Billy Williams & Fred Godfrey, 1911; Harry Carlton also a co-author,
according to Godfrey letter assigning rights to Billy Williams dated Jan.
31, 1911; manuscript of music and lyrics in author’s collection.
* * * * * * * * * * * *
Like It’s The Only Bit Of English That We’ve Got,
from 1907, this song decries what was seen as the pernicious inpouring
of foreign goods and people into the UK. Billy Williams calls the attention
of “Free Traders and Tariff Reformers” to the following admonition:
Wake up, John Bull,
What’s the matter with you?
Why don’t you close your open door,
The same as they do on the foreign shore?
Don’t leave it too late, John,
Till you find out their worth,
Or some day you’ll find yourself
Pushed right off the Earth!
You’ve got a crowded house, John
You’re hospitable, it’s true.
You welcome every stranger
With a cheery “How d’ye do?”
It doesn’t matter who they are,
They make themselves at home, John,
For your house is always free!
You let them do just as they like and use your open doors,
You look after them much better, John, than you look after yours.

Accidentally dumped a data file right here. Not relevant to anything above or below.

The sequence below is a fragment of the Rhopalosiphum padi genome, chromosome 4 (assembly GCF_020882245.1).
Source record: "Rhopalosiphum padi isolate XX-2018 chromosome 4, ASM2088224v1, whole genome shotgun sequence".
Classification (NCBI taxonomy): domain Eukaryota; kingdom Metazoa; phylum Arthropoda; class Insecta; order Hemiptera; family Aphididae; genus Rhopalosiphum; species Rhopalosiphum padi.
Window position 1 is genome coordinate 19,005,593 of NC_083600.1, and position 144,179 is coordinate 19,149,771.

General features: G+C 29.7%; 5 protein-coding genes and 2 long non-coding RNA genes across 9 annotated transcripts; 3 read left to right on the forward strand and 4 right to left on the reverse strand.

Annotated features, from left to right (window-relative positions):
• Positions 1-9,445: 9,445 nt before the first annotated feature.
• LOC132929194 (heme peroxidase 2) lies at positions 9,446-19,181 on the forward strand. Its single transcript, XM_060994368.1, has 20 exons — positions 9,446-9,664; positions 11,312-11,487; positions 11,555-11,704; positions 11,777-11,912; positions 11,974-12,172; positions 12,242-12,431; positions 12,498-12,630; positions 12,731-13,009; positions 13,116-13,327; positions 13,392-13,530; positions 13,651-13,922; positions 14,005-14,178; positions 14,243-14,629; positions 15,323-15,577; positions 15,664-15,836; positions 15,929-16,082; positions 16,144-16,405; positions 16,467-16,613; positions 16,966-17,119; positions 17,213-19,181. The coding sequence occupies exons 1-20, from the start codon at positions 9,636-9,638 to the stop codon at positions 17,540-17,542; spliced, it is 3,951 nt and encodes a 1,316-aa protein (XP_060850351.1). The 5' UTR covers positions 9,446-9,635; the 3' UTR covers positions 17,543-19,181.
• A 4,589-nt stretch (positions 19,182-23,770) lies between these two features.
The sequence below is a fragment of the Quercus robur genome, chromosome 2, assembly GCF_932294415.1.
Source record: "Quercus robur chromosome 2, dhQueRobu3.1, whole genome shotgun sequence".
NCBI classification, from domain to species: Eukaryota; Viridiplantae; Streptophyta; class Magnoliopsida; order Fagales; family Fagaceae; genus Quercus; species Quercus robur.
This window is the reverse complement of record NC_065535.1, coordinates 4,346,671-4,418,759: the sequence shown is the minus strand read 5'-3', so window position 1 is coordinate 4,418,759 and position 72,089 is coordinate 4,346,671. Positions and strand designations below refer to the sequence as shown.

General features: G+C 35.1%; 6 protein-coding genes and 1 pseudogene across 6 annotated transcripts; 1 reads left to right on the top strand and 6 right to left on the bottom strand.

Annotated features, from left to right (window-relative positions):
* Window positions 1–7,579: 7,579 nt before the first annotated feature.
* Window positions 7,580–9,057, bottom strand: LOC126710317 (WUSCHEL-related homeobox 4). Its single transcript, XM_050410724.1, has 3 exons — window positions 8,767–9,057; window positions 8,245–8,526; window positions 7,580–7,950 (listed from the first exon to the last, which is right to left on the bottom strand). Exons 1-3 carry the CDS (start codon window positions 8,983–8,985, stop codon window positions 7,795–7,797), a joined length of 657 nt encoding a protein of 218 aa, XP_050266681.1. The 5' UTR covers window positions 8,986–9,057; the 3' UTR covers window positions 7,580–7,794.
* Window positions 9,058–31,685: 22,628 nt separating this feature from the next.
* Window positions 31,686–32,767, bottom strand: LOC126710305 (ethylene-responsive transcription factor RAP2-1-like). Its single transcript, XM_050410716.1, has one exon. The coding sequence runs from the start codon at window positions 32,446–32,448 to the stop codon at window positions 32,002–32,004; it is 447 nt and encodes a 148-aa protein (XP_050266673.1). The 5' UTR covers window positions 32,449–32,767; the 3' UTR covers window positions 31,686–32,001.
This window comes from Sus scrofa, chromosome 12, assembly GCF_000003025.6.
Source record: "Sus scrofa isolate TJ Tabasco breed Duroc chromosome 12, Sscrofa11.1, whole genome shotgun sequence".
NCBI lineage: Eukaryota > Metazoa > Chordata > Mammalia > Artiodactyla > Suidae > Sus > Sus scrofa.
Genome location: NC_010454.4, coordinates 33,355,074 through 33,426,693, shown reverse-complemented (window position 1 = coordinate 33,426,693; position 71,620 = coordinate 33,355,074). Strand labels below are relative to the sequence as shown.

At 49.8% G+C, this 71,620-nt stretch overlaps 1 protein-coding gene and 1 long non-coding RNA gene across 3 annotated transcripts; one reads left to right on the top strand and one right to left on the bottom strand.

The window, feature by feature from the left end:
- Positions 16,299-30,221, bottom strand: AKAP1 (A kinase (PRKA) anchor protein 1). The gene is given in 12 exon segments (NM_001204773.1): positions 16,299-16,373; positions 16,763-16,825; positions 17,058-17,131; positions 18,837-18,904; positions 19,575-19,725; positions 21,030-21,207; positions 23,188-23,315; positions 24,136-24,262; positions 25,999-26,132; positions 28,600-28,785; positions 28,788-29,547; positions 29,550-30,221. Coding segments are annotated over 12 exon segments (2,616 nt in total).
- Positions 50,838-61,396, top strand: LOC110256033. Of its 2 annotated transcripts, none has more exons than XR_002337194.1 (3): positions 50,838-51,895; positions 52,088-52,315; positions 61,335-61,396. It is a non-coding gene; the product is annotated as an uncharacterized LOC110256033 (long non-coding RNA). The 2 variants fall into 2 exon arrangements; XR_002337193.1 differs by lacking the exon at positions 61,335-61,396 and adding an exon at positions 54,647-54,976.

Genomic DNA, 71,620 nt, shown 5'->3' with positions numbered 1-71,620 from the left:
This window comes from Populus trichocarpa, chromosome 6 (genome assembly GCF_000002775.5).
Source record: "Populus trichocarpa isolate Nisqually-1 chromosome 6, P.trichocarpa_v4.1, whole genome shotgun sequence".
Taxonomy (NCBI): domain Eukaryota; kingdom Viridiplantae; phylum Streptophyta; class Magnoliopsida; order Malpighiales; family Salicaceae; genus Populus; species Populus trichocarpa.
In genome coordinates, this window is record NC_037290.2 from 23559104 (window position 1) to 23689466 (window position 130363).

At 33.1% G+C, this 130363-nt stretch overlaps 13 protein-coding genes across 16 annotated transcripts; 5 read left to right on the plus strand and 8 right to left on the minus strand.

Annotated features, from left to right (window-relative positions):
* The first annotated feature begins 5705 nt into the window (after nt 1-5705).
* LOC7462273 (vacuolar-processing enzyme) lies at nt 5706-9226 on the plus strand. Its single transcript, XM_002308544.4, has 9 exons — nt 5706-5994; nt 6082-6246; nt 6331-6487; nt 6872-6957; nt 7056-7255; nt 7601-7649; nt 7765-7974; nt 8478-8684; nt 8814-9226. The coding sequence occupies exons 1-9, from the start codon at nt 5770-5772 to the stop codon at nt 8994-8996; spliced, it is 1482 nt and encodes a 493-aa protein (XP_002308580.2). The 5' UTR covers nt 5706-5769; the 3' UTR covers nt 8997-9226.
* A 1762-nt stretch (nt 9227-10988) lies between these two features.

You’ve got a loving wife, John,
And she’s got a lot of sons;
They’ve always been quite ready, John,
To stand behind your guns!
But when their duty’s over,
And for work they’re forced to roam,
Why do they leave their own fireside,
The place they call their home?
You say you’ve got no work for them to do, John, over here,
Well, why do other nation’s sons find work here ev’ry year?
Billy Williams recorded six versions of this song: 21 April 1911
for Zonophone, ca. April 1911 for Edison Standard Cylinder, ca. April
1911 for Columbia-Rena, ca. April 1911 for Homophon, ca. April 1911 for
Pathé, 2 August 1911 for Favorite. Reissues appeared on several
1 For comprehensive discographies of recordings by Billy Williams, see Brian Rust, British Music Hall on Record (Harrow, UK:
Gramophone, 1979); and Frank Andrews and Ernie Bayly, Billy Williams’ Records: A Study in Discography (Bournemouth, UK:
Talking Machine Review, 1982).